Atlanta, Ga. – The Southern Alliance for Clean Energy announces its support for Georgia Power Company’s recent proposal to convert Plant Mitchell, a coal-fired power plant in Albany, Ga. to consume 100 percent biomass. This will be one of the largest biomass plants of its kind in the country.
“This project signals an important message about the direction that our energy companies are moving,” said Dr. Stephen A. Smith, executive director of Southern Alliance for Clean Energy. “We are pleased that Georgia Power is committing to this option that diversifies its energy supplies.”
SACE is committed to supporting the sustainable use of biomass resources throughout the Southeast. It is estimated that one million tons of wood would be needed annually to fuel the proposed Plant Mitchell conversion. In southwest Georgia, where the plant is located, the area is rich with woody biomass that is currently not utilized. There is an estimated 20 million tons of biomass that is currently not commercially utilized in Georgia.
Georgia Power must receive approval from the Public Service Commission for the proposal. The first hearing on the proposal will be Dec. 2-3, 2008, followed by public hearings Jan. 20-21, 2009. A ruling on the proposal is expected March 2009. Once approved, Georgia Power estimates that they will begin retrofitting the plant in 2011 and begin producing electricity in 2012.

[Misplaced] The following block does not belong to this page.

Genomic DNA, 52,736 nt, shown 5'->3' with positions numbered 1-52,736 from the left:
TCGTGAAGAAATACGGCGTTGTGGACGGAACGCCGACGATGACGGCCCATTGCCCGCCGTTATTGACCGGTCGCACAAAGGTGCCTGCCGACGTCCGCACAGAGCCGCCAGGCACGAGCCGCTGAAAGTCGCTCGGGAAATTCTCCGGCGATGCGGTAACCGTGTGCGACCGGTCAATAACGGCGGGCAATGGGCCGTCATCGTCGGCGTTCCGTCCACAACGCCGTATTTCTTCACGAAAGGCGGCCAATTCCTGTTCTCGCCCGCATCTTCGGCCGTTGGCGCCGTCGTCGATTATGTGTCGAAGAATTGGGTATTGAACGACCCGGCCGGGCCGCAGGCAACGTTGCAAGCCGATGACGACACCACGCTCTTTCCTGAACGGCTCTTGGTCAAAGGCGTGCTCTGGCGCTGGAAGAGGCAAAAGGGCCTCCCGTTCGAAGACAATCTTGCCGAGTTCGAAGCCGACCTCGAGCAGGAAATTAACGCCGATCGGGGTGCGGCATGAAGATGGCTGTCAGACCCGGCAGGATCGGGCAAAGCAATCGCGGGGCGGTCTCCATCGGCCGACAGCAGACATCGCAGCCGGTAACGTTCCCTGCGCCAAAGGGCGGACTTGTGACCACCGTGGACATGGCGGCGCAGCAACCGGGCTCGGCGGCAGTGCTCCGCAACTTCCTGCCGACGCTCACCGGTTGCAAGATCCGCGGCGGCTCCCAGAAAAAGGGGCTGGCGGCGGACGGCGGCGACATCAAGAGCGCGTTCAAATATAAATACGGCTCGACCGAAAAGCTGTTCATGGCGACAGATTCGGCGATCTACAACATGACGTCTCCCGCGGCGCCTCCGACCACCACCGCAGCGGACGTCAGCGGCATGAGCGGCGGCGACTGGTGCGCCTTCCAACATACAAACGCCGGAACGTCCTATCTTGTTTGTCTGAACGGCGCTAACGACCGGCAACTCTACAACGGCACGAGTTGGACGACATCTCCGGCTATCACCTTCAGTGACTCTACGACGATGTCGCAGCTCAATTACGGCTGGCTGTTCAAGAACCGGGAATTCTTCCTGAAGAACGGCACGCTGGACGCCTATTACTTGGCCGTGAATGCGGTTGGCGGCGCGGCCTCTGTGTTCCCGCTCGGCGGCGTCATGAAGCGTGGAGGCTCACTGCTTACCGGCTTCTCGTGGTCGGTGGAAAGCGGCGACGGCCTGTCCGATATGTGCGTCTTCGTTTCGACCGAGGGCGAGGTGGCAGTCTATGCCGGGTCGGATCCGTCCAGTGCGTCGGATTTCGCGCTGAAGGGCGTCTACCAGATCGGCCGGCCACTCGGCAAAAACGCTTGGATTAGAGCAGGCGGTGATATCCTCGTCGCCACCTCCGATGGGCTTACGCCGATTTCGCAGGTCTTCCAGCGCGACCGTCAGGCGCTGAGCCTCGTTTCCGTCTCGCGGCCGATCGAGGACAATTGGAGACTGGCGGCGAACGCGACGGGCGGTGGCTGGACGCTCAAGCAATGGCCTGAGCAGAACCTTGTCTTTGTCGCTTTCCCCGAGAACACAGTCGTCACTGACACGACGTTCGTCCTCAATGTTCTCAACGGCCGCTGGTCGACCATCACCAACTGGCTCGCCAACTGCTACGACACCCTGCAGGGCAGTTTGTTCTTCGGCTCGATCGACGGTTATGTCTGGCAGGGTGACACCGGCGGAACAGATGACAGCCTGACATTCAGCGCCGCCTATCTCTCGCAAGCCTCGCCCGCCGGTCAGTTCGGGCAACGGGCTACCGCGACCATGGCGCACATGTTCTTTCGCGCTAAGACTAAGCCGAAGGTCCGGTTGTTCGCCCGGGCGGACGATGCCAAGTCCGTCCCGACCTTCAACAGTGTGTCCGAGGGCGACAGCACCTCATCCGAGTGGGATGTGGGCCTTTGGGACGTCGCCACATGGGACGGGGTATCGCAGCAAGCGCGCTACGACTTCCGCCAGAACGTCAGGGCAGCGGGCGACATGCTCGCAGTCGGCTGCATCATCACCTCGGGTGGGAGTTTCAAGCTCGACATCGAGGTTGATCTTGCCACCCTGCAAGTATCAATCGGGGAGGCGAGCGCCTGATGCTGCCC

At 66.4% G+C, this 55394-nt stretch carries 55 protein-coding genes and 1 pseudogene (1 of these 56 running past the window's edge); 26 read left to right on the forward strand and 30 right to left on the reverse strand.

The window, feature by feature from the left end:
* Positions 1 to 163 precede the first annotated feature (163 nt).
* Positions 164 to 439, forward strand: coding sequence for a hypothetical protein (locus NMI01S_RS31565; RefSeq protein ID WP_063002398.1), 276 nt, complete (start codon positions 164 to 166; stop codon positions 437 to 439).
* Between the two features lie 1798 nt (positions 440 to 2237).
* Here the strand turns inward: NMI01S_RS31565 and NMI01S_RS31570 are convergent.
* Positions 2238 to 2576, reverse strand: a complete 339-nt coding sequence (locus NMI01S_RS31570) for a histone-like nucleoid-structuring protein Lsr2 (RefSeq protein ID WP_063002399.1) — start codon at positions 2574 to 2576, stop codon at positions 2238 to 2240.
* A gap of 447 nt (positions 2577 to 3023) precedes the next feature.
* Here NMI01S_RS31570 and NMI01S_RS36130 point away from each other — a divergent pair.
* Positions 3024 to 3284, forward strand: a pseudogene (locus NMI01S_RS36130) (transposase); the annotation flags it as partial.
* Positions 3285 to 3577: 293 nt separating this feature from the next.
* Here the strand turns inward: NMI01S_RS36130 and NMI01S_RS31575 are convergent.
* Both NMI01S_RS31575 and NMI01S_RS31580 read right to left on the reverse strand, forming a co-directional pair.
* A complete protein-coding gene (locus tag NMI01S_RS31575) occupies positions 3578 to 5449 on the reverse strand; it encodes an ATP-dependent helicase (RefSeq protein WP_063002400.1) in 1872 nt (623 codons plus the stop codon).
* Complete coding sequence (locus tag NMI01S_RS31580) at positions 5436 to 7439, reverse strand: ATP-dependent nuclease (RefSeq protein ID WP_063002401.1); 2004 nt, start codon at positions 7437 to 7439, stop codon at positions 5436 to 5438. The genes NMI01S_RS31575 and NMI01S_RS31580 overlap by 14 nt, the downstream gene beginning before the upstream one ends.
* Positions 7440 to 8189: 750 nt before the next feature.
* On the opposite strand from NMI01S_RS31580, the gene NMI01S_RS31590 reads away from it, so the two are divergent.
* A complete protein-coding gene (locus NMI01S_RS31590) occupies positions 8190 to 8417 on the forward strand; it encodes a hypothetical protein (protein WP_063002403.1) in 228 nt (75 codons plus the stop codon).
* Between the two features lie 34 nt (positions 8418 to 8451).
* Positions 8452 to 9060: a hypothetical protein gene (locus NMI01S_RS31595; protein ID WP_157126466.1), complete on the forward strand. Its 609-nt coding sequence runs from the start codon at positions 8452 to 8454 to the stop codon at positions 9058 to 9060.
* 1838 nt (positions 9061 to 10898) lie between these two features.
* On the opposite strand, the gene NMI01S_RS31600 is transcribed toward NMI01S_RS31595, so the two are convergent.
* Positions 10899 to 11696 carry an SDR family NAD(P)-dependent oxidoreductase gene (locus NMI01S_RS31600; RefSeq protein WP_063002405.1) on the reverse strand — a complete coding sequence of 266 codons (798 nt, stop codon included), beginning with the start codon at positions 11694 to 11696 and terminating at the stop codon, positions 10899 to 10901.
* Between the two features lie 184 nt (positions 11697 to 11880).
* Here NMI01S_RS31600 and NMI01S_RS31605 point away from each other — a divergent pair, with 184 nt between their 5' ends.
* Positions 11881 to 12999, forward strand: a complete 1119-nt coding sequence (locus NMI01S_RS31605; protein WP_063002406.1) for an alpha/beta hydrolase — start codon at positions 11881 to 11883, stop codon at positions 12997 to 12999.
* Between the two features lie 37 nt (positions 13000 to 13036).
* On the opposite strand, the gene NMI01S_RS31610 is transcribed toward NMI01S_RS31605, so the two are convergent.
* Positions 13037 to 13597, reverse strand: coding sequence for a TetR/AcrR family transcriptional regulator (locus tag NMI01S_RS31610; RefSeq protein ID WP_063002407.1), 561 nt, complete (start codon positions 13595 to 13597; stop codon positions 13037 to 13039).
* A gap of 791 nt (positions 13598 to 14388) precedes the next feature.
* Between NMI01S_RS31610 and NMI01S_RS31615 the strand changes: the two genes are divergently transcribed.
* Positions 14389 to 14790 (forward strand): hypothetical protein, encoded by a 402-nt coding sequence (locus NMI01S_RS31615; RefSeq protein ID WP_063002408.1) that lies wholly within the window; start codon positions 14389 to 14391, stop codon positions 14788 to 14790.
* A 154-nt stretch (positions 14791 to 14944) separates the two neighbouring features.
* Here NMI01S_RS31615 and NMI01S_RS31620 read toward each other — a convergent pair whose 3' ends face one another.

Southern Alliance for Clean Energy supports this important conversion proposal for the following reasons:
– This project is better for the environment. Biomass-to-electricity plants have less sulfur dioxide and nitrogen oxide emissions than coal-fueled electricity. Also, when the trees harvested for energy are re-planted, the project captures carbon emissions and helps fight global warming pollution.
– The project is cost-effective for ratepayers. The converted plant would have lower fuel and operating costs in comparison to continued use of coal. The plant will diversify Georgia Power’s energy mix by supporting greater renewable energy development, helping prevent potential rate increases.
– This project will support economic development in the state. Wood markets have been declining in recent years and it is estimated that this plant alone would create 50-75 new jobs in forestry, logging, biomass delivery, and support. In addition, every ton of coal we avoid importing is that much more money we keep in-state. Georgia spent $2.3 billion on coal in 2006, and the current coal prices have increased significantly over the past few years.
“Southern Alliance for Clean Energy is committed to working with Georgia Power to bring this project to fruition,” said Anne Blair, diesel and bioenergy program manager. “This is an important opportunity to demonstrate renewable energy, using our own resources, in the state and throughout the region.” # # #